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For two weeks now, my car automatically stops at a traffic light. Fifty or even one hundred meters ahead of time, it indicates that a traffic light is coming. I can see in my display whether the light is red or green. A short tap on the power pedal or the gearshift makes the car accelerate again. My car also stopped automatically at a T-junction on the road the other day, which I hadn’t seen before. Indeed: I have received another software update last week.

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In the US, Tesla is already going much further with the rollout of smart software for the car. There, you can see images of displays that I only know from our own research vehicles, with which we test completely autonomous driving on designated roads. On those displays, you can see many details of roads on the right and left, of other road users, and of lines on the road. If you are one of the test drivers with that new software, your car can take turns independently, take roundabouts, and navigate, even in residential areas. The videos you can find on the internet are downright impressive, but there are also a few where Teslas make wrong and even dangerous decisions. What’s exactly going on – and is that allowed?

In America, the rules are different, and it is allowed to experiment more widely with smart car technology. Still, even Teslas don’t drive entirely autonomously; the driver is required to stay alert and to intervene if necessary. When activating this new software, you have to prove your obedience with a tick.

The big difference with our situation is that Tesla uses the data it gathers with these test vehicles in a neural network. In this central brain, the data is used to learn from, and every five to ten days cars get a next, better version by means of a software update.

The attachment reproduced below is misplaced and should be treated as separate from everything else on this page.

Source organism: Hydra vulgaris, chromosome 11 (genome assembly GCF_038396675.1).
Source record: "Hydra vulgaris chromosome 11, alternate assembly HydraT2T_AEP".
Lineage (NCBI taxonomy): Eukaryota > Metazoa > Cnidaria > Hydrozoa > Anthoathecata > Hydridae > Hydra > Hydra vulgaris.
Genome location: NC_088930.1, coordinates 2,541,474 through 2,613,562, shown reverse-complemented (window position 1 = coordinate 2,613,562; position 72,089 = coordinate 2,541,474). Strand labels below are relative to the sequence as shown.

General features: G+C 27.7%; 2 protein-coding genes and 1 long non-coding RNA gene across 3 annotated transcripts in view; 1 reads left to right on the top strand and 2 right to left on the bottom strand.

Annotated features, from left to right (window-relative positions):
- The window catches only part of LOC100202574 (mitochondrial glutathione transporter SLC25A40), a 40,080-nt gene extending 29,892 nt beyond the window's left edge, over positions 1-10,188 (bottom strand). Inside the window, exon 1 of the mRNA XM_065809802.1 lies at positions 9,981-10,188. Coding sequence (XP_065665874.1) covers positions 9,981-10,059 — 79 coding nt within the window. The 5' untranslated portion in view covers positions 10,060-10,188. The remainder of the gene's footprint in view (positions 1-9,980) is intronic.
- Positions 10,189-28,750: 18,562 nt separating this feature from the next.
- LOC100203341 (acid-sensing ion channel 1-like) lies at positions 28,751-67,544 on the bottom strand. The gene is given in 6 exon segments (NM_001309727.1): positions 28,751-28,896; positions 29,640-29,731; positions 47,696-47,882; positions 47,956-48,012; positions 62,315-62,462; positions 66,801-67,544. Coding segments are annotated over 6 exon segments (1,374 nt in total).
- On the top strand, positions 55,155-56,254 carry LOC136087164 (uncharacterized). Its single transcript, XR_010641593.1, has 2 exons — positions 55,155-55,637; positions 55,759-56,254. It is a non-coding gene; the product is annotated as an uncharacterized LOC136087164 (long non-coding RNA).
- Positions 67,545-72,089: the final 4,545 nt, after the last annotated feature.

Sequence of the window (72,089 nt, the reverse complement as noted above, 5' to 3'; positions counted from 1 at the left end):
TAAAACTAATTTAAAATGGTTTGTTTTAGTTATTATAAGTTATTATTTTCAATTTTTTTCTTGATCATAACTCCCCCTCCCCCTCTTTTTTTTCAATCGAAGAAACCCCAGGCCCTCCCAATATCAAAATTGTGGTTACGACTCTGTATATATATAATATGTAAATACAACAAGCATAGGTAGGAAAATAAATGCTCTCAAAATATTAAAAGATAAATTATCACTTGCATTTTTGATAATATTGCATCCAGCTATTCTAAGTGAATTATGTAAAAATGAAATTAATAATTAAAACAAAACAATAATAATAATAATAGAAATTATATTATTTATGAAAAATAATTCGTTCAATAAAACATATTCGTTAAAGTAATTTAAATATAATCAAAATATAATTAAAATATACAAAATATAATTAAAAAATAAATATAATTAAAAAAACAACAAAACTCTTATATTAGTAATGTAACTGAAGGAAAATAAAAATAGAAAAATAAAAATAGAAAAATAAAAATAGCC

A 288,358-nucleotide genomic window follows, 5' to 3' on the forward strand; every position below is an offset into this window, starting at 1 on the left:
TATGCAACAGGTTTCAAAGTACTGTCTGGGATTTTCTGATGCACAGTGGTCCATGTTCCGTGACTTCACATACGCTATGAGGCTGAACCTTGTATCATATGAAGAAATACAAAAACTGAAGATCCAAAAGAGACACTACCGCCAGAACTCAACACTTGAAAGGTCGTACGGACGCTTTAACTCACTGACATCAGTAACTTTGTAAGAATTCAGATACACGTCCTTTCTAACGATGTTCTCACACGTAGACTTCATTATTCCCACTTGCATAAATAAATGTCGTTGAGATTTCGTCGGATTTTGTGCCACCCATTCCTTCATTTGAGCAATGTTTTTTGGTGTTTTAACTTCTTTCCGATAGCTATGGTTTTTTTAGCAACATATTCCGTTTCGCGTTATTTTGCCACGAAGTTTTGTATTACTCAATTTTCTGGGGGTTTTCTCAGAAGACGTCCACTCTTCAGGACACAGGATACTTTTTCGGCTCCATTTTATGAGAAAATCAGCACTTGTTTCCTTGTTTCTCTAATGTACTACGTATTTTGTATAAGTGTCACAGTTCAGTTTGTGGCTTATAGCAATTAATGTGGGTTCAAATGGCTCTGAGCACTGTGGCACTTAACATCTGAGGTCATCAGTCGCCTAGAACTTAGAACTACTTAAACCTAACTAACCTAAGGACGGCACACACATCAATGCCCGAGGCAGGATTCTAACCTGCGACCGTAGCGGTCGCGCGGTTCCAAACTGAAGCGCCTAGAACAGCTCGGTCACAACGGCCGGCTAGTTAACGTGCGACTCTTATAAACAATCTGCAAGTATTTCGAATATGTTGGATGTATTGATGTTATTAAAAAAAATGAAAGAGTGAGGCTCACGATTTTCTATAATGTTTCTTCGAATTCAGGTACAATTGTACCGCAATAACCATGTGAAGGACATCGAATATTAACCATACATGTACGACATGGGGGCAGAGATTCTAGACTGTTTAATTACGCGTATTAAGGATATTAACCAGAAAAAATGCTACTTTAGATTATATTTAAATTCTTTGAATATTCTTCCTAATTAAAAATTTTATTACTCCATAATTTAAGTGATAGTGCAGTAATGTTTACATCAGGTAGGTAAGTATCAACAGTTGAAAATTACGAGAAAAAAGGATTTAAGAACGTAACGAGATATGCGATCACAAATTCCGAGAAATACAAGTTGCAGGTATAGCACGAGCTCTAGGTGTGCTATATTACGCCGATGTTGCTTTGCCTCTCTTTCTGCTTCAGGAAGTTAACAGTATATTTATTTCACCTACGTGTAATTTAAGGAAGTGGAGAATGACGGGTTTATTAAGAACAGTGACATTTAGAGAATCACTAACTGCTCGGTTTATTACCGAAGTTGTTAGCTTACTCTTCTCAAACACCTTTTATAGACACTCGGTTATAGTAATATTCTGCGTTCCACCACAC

“While driving, all Teslas are in fact learning, and the neural Tesla brain is getting much smarter, at a very high speed.”

Maarten Steinbuch

To us, this may sound a bit futuristic, but the videos of ordinary Tesla drivers show that the quality of the autonomous car is improving rapidly. For the time being, Tesla is the only manufacturer capable of doing this with its fleet of hundreds of thousands of cars worldwide. While driving, all Teslas are in fact learning, and the neural Tesla brain is getting much smarter, at a very high speed.

Is this then the real breakthrough of fully autonomous driving? I don’t think so. The wider roads in the US are incomparable to those in many places elsewhere in the world. My own car still can’t make a good distinction between a green bicycle traffic light and a red car traffic light when they’re right next to each other. I think I’ll have to stay active as a corrector for a while to come. At least until then, I remain curious about what my car has learned after a new update.

Maarten Steinbuch and Carlo van de Weijer are alternately writing this weekly column, originally published (in Dutch) in FD. Did you like it? There’s more to enjoy: a new book with a selection of these columns has just been published at Lecturis.